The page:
By the Numbers This is just as well because the math doesn't work. Consider the asset-based investment manager that makes an annual 8% for its clients over the next 10 years, as opposed to 7% for the relevant index. (This is a heroic assumption indeed, to beat the benchmark by 100 basis points after expenses, for the average of all clients, for a full decade.) By the decade's end, that manager's investment success will have increased its revenue base by 9.7%, compared with its receipts had it merely matched the index.

For example:

1) Beginning assets--$100 million

2) Ending assets, after 8% appreciation for 10 years--$215.9 million

3) Ending assets, after 7% appreciation for 10 years--$196.7 million.

The second figure is 9.7% higher than the third figure.

What really matters to the organization’s revenues are two items left unsaid. One is its ability to attract assets. Whatever its investment performance, the company will receive much higher revenues when starting with $100 million than when beginning with $10 million. Customer acquisition counts for more than does investment performance. (Although certainly the latter can lead to the former.) The other is the financial markets’ performance. For revenue growth, the index’s 7% annualized return is far more important than the manager’s 1% contribution.

Same Boat, Different Stories Note that a similar argument could have been applied to 12b-1 fees. Whereas upfront load charges provided fund companies with no performance incentive, adding a 12b-1 fee would motivate them because the higher their funds' returns, the more money the 12b-1 fee would generate. The logic is the same as financial advisors' asset-based fees. However, I do not recall such a defense being offered for the 12b-1 structure. It was not lauded for aligning fund-company goals with those of the investor.

(Instead, the main defense of 12b-1 fees was that, by helping fund companies gather more assets, the fee ultimately would lower shareholder costs. As funds grew, thereby enjoying the benefits of scale, they would offer volume discounts, which over time would more than offset the 12b-1 fees. That promise was almost never fulfilled, even for funds that became very large.)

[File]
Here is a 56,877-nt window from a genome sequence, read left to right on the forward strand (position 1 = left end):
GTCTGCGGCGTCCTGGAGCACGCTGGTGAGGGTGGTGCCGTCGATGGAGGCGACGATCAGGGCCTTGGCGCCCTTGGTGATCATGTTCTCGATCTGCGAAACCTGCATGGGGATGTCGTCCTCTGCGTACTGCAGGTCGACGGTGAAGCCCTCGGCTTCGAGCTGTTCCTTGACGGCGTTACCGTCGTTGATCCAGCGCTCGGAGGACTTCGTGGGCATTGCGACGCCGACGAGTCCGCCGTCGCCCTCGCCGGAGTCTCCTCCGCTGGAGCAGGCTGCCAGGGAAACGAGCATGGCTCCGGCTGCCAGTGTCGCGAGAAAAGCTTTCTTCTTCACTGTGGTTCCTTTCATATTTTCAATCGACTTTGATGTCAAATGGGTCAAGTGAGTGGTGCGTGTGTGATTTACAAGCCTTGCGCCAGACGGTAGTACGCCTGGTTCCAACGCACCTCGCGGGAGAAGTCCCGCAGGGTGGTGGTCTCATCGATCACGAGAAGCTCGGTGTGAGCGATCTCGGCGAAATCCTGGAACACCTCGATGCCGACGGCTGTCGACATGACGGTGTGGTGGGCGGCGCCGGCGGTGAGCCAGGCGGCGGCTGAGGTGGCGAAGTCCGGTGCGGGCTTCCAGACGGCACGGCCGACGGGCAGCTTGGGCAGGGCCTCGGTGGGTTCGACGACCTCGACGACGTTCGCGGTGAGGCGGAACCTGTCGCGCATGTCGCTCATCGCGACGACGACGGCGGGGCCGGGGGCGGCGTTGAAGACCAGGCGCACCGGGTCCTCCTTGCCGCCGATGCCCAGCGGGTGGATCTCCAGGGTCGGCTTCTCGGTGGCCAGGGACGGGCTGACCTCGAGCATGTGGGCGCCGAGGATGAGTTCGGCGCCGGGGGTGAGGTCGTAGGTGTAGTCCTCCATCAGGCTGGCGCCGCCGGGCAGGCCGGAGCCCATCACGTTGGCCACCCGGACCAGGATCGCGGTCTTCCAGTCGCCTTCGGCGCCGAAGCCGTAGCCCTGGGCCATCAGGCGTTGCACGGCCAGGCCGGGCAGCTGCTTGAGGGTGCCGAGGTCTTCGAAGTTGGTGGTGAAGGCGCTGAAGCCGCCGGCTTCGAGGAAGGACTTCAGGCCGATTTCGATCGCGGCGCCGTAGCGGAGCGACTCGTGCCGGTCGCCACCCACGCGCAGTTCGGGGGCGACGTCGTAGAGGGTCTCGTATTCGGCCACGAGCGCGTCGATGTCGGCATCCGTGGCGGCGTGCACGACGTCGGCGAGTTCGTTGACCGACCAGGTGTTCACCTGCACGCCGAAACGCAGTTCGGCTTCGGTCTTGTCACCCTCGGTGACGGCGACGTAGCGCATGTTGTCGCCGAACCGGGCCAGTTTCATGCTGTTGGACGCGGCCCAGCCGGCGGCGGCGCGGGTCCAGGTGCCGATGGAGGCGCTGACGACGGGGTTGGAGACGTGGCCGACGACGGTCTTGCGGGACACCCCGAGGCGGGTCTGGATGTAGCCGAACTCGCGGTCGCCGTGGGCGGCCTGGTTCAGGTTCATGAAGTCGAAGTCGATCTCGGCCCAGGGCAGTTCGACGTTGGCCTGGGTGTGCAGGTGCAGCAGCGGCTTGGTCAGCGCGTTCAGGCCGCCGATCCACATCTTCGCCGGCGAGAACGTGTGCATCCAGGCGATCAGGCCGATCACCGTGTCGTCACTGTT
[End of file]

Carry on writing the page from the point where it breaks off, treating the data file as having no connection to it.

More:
The mutual fund management fee also operates in this fashion. One could argue that, because higher fund returns lead to greater fund-company revenue, fund companies "do better when you do better." But such statements are almost never made. Quite the contrary. Critics frequently suggest that the fortunes of mutual fund companies are too loosely connected with those of their customers--a problem, they assert, that might be cured by adding a performance fee.

None of this is to discredit asset-based fees. Just as they are not intrinsically superior to upfront commissions--or any other method of compensating those who give financial advice--nor are they intrinsically worse. But neither should they be permitted to claim the moral high ground. What matters, ultimately, is the quality and price of the advice that is received, not how its charges are levied.

John Rekenthaler ( has been researching the fund industry since 1988. He is now a columnist for and a member of Morningstar's investment research department. John is quick to point out that while Morningstar typically agrees with the views of the Rekenthaler Report, his views are his own.